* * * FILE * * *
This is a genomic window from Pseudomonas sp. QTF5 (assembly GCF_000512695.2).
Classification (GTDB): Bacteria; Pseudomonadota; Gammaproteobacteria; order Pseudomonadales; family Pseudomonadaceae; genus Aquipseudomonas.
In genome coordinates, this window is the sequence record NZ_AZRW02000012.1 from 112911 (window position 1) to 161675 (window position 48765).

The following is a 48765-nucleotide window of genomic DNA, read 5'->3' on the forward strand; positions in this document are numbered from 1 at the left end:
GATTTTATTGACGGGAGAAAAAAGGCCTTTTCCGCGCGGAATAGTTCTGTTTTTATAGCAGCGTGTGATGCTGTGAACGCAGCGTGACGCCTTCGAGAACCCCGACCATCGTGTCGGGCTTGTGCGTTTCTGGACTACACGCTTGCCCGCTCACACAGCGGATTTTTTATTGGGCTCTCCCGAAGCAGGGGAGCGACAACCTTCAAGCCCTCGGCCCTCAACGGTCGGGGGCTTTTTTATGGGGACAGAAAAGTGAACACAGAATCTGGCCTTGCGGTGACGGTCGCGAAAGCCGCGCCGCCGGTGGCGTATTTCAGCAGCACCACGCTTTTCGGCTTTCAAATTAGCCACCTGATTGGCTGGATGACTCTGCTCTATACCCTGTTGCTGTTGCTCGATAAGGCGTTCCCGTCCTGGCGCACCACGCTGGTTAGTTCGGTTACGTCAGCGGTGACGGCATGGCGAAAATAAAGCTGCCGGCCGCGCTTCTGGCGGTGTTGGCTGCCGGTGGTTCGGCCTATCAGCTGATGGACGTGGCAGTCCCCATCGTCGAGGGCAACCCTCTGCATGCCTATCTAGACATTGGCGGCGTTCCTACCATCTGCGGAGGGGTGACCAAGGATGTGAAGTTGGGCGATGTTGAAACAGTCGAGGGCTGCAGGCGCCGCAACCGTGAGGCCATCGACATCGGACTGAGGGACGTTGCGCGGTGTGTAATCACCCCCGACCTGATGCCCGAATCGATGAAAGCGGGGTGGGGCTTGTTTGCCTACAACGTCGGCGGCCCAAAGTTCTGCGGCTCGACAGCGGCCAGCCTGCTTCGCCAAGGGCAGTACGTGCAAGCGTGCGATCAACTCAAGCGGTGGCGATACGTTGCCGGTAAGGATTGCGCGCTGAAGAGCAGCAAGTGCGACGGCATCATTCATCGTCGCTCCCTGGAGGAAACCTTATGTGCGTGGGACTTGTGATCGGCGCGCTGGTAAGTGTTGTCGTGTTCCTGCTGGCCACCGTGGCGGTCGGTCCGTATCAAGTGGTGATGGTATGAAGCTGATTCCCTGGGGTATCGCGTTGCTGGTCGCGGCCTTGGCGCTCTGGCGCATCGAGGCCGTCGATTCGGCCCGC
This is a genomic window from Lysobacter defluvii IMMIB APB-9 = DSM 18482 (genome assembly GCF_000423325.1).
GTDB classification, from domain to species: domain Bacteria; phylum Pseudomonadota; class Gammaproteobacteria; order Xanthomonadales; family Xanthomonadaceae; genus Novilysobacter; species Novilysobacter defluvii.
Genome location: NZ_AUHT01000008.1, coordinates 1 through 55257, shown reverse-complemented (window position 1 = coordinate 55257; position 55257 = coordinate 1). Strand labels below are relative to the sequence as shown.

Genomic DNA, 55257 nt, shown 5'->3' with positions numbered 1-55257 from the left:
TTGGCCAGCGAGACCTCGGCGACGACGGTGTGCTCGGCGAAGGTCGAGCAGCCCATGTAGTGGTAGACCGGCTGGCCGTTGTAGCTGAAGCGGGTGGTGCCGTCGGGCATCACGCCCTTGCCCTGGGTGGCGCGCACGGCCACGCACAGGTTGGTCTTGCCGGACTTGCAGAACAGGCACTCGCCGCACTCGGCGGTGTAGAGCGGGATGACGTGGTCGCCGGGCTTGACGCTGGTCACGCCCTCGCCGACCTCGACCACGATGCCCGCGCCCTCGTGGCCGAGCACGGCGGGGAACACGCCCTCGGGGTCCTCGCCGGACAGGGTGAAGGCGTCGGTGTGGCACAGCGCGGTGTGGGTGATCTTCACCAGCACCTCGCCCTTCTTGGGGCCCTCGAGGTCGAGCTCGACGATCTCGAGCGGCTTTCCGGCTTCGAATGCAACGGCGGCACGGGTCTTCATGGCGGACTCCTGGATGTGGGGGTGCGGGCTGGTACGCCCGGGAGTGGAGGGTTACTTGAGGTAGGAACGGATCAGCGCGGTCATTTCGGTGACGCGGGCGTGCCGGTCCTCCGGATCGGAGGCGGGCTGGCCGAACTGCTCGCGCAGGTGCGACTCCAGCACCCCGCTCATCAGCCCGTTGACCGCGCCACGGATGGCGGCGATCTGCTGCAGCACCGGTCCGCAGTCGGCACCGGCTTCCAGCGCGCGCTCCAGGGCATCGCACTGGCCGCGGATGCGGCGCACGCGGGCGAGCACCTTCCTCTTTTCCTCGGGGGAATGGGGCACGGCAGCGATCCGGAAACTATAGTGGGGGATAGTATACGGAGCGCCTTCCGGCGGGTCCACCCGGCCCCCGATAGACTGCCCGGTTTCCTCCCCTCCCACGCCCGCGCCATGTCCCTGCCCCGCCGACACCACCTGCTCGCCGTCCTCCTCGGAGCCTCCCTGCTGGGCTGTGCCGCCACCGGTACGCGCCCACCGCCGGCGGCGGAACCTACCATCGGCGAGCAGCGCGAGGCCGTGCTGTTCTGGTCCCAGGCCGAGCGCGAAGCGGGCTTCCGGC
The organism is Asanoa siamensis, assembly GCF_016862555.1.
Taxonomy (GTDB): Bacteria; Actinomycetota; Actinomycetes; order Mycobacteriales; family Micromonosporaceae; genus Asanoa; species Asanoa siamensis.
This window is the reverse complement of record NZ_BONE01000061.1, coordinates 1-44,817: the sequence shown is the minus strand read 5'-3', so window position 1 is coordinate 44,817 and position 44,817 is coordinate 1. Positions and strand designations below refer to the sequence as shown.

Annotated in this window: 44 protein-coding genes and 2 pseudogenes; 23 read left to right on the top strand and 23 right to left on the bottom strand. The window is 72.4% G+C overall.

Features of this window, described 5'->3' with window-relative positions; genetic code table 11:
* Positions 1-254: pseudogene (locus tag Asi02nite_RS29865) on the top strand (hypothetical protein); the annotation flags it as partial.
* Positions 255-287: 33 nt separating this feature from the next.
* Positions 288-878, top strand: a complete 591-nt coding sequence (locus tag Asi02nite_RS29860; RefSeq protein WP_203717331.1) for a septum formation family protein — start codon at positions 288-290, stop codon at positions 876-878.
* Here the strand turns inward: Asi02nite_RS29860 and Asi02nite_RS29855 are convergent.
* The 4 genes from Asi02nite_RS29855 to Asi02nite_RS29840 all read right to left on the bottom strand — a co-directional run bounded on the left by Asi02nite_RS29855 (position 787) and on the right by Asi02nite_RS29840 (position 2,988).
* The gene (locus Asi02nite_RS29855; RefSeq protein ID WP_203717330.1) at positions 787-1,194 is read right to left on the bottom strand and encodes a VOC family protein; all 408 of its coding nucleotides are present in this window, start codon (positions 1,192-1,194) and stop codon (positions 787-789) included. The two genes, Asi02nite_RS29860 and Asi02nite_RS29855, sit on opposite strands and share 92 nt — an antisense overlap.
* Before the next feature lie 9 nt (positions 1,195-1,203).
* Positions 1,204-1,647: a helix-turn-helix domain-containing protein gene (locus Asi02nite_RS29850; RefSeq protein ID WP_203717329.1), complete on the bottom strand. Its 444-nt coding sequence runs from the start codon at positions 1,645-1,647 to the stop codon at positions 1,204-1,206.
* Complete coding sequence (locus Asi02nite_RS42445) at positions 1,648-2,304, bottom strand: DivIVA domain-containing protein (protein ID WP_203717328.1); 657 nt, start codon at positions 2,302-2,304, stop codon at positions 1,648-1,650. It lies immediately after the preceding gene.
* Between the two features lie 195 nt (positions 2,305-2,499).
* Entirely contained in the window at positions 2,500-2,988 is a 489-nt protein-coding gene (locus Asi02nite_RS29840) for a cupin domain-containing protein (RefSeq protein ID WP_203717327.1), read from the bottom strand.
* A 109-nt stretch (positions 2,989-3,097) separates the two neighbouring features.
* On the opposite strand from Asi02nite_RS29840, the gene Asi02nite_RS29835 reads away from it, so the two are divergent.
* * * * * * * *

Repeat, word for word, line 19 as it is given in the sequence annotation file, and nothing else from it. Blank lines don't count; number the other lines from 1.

* Here the strand turns inward: Asi02nite_RS29860 and Asi02nite_RS29855 are convergent.